Reducing project failures with self efficacy
Updated: Mar 4, 2021
According to research, yes it does.
There’s nothing new in the connection of high self efficacy scores and high performance. It has been established for as long as 30 years. There are several papers available about this – all confirming that high levels of self efficacy in the project team results in better project outcomes.
Probably the most interesting research for me, was on the International Journal of Project Management (link below).
The research was based on five areas of Project Management and broken into impact on both operational and strategic performance. This seeks to reflect the complexity of most projects. It sought to establish if increased performance in these areas was linked to increasing level of self-efficacy in the project people. The results confirmed this to be true.
The research also raised the interesting question of whether a move away from the traditional way of assessing the quality project managers by their skills and competencies was sensible.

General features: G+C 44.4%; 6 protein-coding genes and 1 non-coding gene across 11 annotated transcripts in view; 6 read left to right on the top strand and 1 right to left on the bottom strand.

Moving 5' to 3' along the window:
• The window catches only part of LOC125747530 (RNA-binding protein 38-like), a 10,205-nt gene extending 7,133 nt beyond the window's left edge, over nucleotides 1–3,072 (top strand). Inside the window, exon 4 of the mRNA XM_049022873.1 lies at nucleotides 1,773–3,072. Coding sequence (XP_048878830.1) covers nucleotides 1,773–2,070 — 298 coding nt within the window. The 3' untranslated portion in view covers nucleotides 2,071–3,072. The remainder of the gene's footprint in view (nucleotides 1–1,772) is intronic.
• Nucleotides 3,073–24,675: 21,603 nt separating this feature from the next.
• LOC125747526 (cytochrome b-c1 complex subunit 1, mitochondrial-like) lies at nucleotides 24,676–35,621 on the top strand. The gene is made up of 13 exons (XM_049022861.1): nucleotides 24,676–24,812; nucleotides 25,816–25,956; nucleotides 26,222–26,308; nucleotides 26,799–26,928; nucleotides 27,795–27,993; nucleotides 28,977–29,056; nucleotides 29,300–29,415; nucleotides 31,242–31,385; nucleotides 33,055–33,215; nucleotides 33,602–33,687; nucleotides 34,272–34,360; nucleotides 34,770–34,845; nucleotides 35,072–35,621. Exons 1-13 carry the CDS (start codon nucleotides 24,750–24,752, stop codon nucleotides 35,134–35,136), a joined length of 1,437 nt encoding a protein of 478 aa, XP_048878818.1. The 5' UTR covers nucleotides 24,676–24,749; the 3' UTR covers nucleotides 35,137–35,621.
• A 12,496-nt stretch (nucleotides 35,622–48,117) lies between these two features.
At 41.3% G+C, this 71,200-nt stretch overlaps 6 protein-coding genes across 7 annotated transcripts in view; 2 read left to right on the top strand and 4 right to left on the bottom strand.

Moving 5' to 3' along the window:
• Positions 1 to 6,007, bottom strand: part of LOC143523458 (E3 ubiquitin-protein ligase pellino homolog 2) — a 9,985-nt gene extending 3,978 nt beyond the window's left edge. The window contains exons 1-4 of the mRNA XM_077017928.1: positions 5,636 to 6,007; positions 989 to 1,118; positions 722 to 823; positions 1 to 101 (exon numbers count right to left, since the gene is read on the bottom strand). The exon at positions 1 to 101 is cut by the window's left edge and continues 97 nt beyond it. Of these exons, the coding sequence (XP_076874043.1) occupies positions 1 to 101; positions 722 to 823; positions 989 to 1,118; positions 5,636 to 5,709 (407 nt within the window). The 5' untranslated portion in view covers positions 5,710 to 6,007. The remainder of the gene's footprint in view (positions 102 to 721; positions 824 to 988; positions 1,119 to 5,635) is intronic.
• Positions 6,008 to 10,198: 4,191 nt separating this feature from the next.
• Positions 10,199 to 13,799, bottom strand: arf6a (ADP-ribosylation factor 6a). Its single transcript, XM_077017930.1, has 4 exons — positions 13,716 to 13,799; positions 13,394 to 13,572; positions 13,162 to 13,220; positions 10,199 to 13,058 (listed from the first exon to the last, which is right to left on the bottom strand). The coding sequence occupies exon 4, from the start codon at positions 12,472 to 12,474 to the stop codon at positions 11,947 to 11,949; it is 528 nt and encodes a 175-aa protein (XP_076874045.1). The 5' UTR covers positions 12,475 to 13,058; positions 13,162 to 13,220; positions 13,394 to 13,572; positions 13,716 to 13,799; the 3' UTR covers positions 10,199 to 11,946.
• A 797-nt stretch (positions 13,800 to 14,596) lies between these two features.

‘Academically, a common, established scale to measure project management self-efficacy would provide a tool for improving project management training and education, and increasing the comparability of research results across samples, industries and project results'.
Possibly in the future, we could simply use the level of self efficacy to profile good project managers - much simpler and already accepted as the best indicator of future performance in many areas of management for decades. Self efficacy scores are agnostic of industry experience or technical skills – they not specified by any tool, method or standard.
Our team members all scored highly - how would you score on this?
Read the full paper here:
(Project management self-efﬁcacy as a predictor of project performance: Constructing and validating a domain-speciﬁc scale -Tomas Blomquist, Ali Dehghanpour Farashah, Janice Thomas)
‘People who score high on perceived self-efficacy are expected to perform better that those who score low in perceived self-efficacy’. (Schwarzer, 2014).